The recent post about a review of Tolkien on Film prompts me to share the review that I wrote that was published in the fall 2005 issue of a small magazine "Lilipoh: The Spirit in Life." It is a family/holistic health-type of magazine with a very small circulation, 12,000 I think, so my review will probably not much affect book sales! What I say in the review does not differ much from my contributions to a discussion that took place on this list some 6 months ago (though I do refrain from lambasting that horrible first essay in the book on imperialism).
Anyway, for what it's worth and for those who might be interested, here is the review. I have to paste it in because "Lilipoh" is not available online.
Tolkien on Film:>>Essays on Peter Jackson's "The Lord of the Rings">>Edited by Janet Brennan Croft>>Reviewed by Sara Ciborski>>> >Devoted fans of J. R. R. Tolkien's epic fantasy The Lord of the Rings anticipated the release of Peter Jackson's blockbuster films (one per year from 2001 through 2003) with misgivings, at best. With the last of the extended-version DVDs appearing in December 2004, the verdict seems to be: we love them or loathe them. > >As one of the latter, I appreciate the recent publication of Tolkien on Film, a balanced collection of critical, intelligent and entertaining essays that help explain this mixed verdict. The 14 contributors are seasoned Tolkien commentators, among them eight English professors and two university librarians. Critical reflection is especially welcome given the widespread public perception (created by marketing publicity, uncritical reviews and Jackson's own public statements) that the films are a worthy rendition of the book, and that, despite inevitable filmic deviations, they are true to the spirit of Tolkien.> >Not so, argues Tolkien specialist David Bratman in what I think the best essay in the book. He has high praise for lace>Jacksonlace>'s stunning scenery and sets (with one exception). But the script is full of "mushy banality," and in atmosphere, tone, and style the films are a complete travesty of Tolkien's masterpiece. lace>Jacksonlace> has reduced the story, says Bratman, to a "sword and sorcery" adventure replete with monsters, gory spectacle, and interminable battles.> >Tolkien's characters have "steadfast morality, refreshingly different from drab contemporary situational ethics," which is why people love the book. lace>Jacksonlace> makes all the characters shallower and more modernthey are constantly losing their nerve and being false to themselvesthereby destroying the moral structure of the tale. Bratman argues persuasively that lace>Jacksonlace>'s long invented (not in the book) sequences are not cinematically justified. He concedes, however, that in a few superb scenes, especially the final one, lace>Jacksonlace> is true to the text, and the pacing and atmosphere come close to perfection. > >Character changes wrought by the films are the subject of several other excellent essays. Editor Janet Croft notes that the film Aragorn's "self-doubt and angst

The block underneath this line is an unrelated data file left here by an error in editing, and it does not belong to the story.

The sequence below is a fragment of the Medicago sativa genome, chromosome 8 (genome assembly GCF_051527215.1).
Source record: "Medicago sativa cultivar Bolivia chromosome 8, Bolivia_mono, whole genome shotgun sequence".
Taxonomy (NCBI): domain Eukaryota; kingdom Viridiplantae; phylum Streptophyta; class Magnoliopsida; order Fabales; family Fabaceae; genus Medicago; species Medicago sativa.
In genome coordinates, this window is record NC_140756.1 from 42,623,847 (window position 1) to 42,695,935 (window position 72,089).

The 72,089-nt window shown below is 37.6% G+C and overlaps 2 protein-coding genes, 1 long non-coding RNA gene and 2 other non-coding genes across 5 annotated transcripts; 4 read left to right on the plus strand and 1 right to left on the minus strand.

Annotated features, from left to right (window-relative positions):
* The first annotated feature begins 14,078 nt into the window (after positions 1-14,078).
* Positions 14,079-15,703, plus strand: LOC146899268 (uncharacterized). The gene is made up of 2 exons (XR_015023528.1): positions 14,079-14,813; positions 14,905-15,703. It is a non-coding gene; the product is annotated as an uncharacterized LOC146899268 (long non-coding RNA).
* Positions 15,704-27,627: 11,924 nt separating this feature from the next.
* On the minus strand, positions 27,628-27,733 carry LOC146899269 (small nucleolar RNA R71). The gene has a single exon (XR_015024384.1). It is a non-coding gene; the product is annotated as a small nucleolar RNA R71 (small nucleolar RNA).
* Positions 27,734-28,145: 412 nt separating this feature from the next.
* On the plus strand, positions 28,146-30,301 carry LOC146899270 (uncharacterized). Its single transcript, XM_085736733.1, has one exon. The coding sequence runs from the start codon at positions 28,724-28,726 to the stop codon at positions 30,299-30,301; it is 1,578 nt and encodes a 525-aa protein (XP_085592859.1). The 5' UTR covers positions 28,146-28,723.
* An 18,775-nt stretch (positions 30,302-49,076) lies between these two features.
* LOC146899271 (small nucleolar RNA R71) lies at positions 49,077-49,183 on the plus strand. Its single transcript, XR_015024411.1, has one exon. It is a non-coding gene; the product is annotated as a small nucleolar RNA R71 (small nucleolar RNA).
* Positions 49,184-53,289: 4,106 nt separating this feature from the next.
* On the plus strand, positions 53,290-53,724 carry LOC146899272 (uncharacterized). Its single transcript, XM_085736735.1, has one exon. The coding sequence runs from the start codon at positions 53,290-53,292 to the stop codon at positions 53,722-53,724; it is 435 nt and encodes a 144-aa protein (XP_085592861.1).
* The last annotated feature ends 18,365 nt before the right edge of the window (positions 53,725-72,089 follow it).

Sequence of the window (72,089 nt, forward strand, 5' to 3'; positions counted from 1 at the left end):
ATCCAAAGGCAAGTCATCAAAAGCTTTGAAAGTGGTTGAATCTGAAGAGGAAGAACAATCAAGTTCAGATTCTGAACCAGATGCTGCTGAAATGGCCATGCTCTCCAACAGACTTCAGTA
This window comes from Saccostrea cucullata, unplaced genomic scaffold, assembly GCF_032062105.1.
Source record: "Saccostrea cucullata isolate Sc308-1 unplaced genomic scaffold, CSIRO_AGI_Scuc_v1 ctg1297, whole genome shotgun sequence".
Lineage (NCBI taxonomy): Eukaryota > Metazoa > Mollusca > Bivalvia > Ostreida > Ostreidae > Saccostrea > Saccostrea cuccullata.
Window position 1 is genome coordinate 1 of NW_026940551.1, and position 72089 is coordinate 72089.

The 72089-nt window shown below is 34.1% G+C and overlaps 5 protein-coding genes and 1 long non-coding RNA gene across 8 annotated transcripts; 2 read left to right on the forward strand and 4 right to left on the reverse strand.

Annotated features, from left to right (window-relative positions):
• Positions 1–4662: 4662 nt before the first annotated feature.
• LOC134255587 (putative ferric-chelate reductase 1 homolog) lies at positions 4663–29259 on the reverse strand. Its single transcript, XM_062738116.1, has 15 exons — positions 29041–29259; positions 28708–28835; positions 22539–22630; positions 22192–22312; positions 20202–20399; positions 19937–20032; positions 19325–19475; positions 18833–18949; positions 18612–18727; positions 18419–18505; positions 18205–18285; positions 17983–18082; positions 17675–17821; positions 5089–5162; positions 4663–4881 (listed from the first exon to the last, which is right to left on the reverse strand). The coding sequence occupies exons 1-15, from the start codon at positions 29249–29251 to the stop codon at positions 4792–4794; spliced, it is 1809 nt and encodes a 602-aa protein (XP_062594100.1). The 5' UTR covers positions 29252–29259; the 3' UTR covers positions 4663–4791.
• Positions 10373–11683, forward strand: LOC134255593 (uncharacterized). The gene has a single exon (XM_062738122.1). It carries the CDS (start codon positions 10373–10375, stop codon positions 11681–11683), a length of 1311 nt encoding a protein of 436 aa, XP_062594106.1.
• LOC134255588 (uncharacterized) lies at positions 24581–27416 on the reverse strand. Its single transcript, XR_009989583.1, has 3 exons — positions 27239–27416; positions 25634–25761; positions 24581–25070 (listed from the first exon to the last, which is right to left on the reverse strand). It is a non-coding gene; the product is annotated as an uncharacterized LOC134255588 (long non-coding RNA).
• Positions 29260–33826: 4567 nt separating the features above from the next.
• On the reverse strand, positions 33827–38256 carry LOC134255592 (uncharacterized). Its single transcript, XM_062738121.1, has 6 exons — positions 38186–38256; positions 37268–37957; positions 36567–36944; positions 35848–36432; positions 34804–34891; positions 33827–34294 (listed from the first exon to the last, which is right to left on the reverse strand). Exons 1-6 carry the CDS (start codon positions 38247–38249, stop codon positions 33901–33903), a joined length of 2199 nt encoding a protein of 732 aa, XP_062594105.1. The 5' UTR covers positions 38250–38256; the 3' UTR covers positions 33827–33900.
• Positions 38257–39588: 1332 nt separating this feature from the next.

are out of place in the world Tolkien created." Another essay analyzes how lace>Jacksonlace>'s treatment of Frodo undermines the character of the hobbit hero. Tolkien's Frodo is dignified and reflective, growing in insight and fortitude as his journey proceeds; lace>Jacksonlace>'s is constantly overwhelmed by terror, imperceptive and dispirited. lace>Jacksonlace> omits Frodo's best moments (his bravery at the Ford, his forgiveness toward Saruman) and abbreviates his best speeches. > >Lovers of the films will find sympathetic viewpoints in Tolkien on Film as well. Four essays discuss gender roles, especially the changes in the character of Arwen. Two describe the (not always admirable) phenomenon of Tolkien internet fan fiction. > >Why bother to critique the films? Why be bothered by changes from the book? As my daughter says, They're just movies! The main reason, as Bratman laments, is that Tolkien's magnificent creation is already being eclipsed by lace>Jacksonlace>'s interpretation in public discourse. And the indelible film images will inevitably efface new (and old) readers' imaginative picturestry not picturing Legolas as Orlando Bloom, the next time you read the book. 323 pages, The Mythopoeic Press, 2004> >
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